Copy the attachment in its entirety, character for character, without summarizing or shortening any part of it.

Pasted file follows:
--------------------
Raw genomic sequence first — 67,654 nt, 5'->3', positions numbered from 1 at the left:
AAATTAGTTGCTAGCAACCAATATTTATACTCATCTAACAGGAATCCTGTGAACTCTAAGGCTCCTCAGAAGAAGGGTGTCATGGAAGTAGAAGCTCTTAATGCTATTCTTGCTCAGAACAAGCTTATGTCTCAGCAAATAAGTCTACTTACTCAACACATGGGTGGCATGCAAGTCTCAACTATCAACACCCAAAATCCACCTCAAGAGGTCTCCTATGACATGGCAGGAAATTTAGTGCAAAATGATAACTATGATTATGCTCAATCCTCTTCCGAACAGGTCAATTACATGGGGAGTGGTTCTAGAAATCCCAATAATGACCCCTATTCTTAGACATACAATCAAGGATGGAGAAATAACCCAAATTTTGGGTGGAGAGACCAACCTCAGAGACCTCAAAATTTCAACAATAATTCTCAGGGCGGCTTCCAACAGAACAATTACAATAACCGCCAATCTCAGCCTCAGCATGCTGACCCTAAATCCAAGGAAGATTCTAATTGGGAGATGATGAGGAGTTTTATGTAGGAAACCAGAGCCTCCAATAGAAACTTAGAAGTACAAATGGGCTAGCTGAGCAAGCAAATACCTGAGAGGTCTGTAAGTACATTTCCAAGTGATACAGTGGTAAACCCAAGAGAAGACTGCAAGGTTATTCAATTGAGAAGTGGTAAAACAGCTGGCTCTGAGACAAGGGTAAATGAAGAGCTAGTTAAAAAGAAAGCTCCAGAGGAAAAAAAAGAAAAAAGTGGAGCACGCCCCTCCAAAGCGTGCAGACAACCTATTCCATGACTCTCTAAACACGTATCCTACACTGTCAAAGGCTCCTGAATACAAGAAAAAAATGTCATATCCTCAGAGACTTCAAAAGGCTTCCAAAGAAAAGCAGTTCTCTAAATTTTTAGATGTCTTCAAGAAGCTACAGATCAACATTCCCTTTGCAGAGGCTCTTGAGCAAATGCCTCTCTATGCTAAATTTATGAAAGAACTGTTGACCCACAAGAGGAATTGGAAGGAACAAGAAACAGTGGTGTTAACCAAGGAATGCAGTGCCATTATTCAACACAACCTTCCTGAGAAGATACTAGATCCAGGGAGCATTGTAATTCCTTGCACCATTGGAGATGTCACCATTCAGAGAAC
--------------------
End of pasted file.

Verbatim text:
Raw genomic sequence first — 67,654 nt, 5'->3', positions numbered from 1 at the left:
AAATTAGTTGCTAGCAACCAATATTTATACTCATCTAACAGGAATCCTGTGAACTCTAAGGCTCCTCAGAAGAAGGGTGTCATGGAAGTAGAAGCTCTTAATGCTATTCTTGCTCAGAACAAGCTTATGTCTCAGCAAATAAGTCTACTTACTCAACACATGGGTGGCATGCAAGTCTCAACTATCAACACCCAAAATCCACCTCAAGAGGTCTCCTATGACATGGCAGGAAATTTAGTGCAAAATGATAACTATGATTATGCTCAATCCTCTTCCGAACAGGTCAATTACATGGGGAGTGGTTCTAGAAATCCCAATAATGACCCCTATTCTTAGACATACAATCAAGGATGGAGAAATAACCCAAATTTTGGGTGGAGAGACCAACCTCAGAGACCTCAAAATTTCAACAATAATTCTCAGGGCGGCTTCCAACAGAACAATTACAATAACCGCCAATCTCAGCCTCAGCATGCTGACCCTAAATCCAAGGAAGATTCTAATTGGGAGATGATGAGGAGTTTTATGTAGGAAACCAGAGCCTCCAATAGAAACTTAGAAGTACAAATGGGCTAGCTGAGCAAGCAAATACCTGAGAGGTCTGTAAGTACATTTCCAAGTGATACAGTGGTAAACCCAAGAGAAGACTGCAAGGTTATTCAATTGAGAAGTGGTAAAACAGCTGGCTCTGAGACAAGGGTAAATGAAGAGCTAGTTAAAAAGAAAGCTCCAGAGGAAAAAAAAGAAAAAAGTGGAGCACGCCCCTCCAAAGCGTGCAGACAACCTATTCCATGACTCTCTAAACACGTATCCTACACTGTCAAAGGCTCCTGAATACAAGAAAAAAATGTCATATCCTCAGAGACTTCAAAAGGCTTCCAAAGAAAAGCAGTTCTCTAAATTTTTAGATGTCTTCAAGAAGCTACAGATCAACATTCCCTTTGCAGAGGCTCTTGAGCAAATGCCTCTCTATGCTAAATTTATGAAAGAACTGTTGACCCACAAGAGGAATTGGAAGGAACAAGAAACAGTGGTGTTAACCAAGGAATGCAGTGCCATTATTCAACACAACCTTCCTGAGAAGATACTAGATCCAGGGAGCATTGTAATTCCTTGCACCATTGGAGATGTCACCATTCAGAGAAC